# to happen (as there’s no second argument to watchdir command).
watchdir $NOTIF_DIR

# We now know that something has happened on $NOTIF_DIR
# (we do not actually know *what* has happened)

# Loop over the files in the directory.
for newfile in `ls $NOTIF_DIR`; do

# If it is a regular file
if [ -f “$newfile” ]; then

# Do something with ‘newfile’
echo “Processing file $newfile”

# We are finished with ‘newfile’ so we can delete it again.
rm -r -f $NOTIF_DIR/$newfile
fi
done

done
view raw
watchdir-usage-example.sh hosted with ❤ by GitHub
To do

There are many extensions that can be done from this and certainly watchdir is nowhere as flexible as the inotifywait command in Linux. Having said that it is more than sufficient for my purpose. I haven’t actually had a need for something more advanced.

It currently triggers on FILE_MODIFIED or FILE_ATTRIB (source code line 207). In this case remember that ‘file’ is really a directory, because that is what we’re watching. If somebody puts a new file into the directory or deletes a file from the directory this will modify the directory and since we’re subscribing to ‘MODIFIED’ events we’ll get a callback. The reason for also using FILE_ATTRIB eludes me (it is some months since I wrote this) but I guess the thinking was that I also wanted to be notified if somebody made the directory read-only .. or something. You can play with this and find the combination that fits your purpose. Or you could change the source code and have such options as part of the command line input.
Credit

The source code is highly inspired / stolen from Prakash Sangappa’s blog. I’ve cleaned it up, made some more source code comments and most of all I’ve made it operational as a command line tool. Feel free to grab it, steal it, etc. And Oracle if you’re listening: I would like to see something like this become part of core Solaris.
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33 comments on “Solaris File Event Notification”

Philipp Speck says:
September 11, 2013 at 8:12 pm

I tried to compile it under Solaris 11.1 with gcc like you described, but the compiler fails with a lot of errors and warnings.
Reply
petersblogwp says:
September 11, 2013 at 11:32 pm

@philipp. I just did it again to make sure. No probs. Feel free to post the errors you’re seeing when you execute gcc.
Reply
Philipp Speck says:
September 13, 2013 at 5:47 am

./watchdir.c:74:9: error: #include expects “FILENAME” or
./watchdir.c:75:9: error: #include expects “FILENAME” or
./watchdir.c:78:9: error: #include expects “FILENAME” or
./watchdir.c:79:9: error: #include expects “FILENAME” or
./watchdir.c:80:9: error: #include expects “FILENAME” or
./watchdir.c:81:9: error: #include expects “FILENAME” or
./watchdir.c:82:9: error: #include expects “FILENAME” or
./watchdir.c:85:25: error: field ‘fobj’ has incomplete type
./watchdir.c: In function ‘process_event’:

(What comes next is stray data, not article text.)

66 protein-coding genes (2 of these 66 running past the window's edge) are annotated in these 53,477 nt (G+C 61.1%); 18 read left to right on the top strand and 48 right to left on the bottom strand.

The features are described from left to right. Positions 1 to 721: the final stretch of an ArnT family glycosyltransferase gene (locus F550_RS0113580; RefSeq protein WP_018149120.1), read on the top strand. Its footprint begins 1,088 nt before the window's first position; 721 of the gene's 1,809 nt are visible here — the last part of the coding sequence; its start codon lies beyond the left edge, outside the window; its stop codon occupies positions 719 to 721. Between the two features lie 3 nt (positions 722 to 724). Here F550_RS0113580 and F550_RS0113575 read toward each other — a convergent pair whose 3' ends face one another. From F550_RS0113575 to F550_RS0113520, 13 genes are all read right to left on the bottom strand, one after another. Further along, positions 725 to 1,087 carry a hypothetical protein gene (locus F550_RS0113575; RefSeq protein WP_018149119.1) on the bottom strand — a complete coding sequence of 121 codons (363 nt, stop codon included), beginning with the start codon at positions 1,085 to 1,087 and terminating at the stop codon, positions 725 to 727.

./watchdir.c:104:27: error: ‘FILE_EXCEPTION’ undeclared (first use in this function)
./watchdir.c:104:27: note: each undeclared identifier is reported only once for each function it appears in
./watchdir.c: In function ‘print_syntax’:
./watchdir.c:119:3: warning: incompatible implicit declaration of built-in function ‘fprintf’
./watchdir.c:119:11: error: ‘stdout’ undeclared (first use in this function)
./watchdir.c: In function ‘is_integer’:
./watchdir.c:140:25: warning: incompatible implicit declaration of built-in function ‘strlen’
./watchdir.c: In function ‘main’:
./watchdir.c:153:9: error: ‘port_event_t’ undeclared (first use in this function)
./watchdir.c:153:22: error: expected ‘;’ before ‘pe’
./watchdir.c:159:28: warning: incompatible implicit declaration of built-in function ‘fprintf’
./watchdir.c:159:36: error: ‘stderr’ undeclared (first use in this function)
./watchdir.c:166:17: warning: incompatible implicit declaration of built-in function ‘fprintf’
./watchdir.c:179:16: warning: incompatible implicit declaration of built-in function ‘malloc’
./watchdir.c:185:35: warning: incompatible implicit declaration of built-in function ‘strdup’
./watchdir.c:187:13: warning: incompatible implicit declaration of built-in function ‘free’
./watchdir.c:193:13: warning: incompatible implicit declaration of built-in function ‘fprintf’
./watchdir.c:194:13: warning: incompatible implicit declaration of built-in function ‘free’
./watchdir.c:200:13: warning: incompatible implicit declaration of built-in function ‘fprintf’
./watchdir.c:207:24: error: ‘FILE_MODIFIED’ undeclared (first use in this function)
./watchdir.c:207:38: error: ‘FILE_ATTRIB’ undeclared (first use in this function)
./watchdir.c:217:34: error: ‘PORT_SOURCE_FILE’ undeclared (first use in this function)
./watchdir.c:224:17: warning: incompatible implicit declaration of built-in function ‘fprintf’
./watchdir.c:225:45: error: ‘errno’ undeclared (first use in this function)
./watchdir.c:226:17: warning: incompatible implicit declaration of built-in function ‘free’
./watchdir.c:234:30: error: ‘pe’ undeclared (first use in this function)
./watchdir.c:252:30: error: ‘ETIME’ undeclared (first use in this function)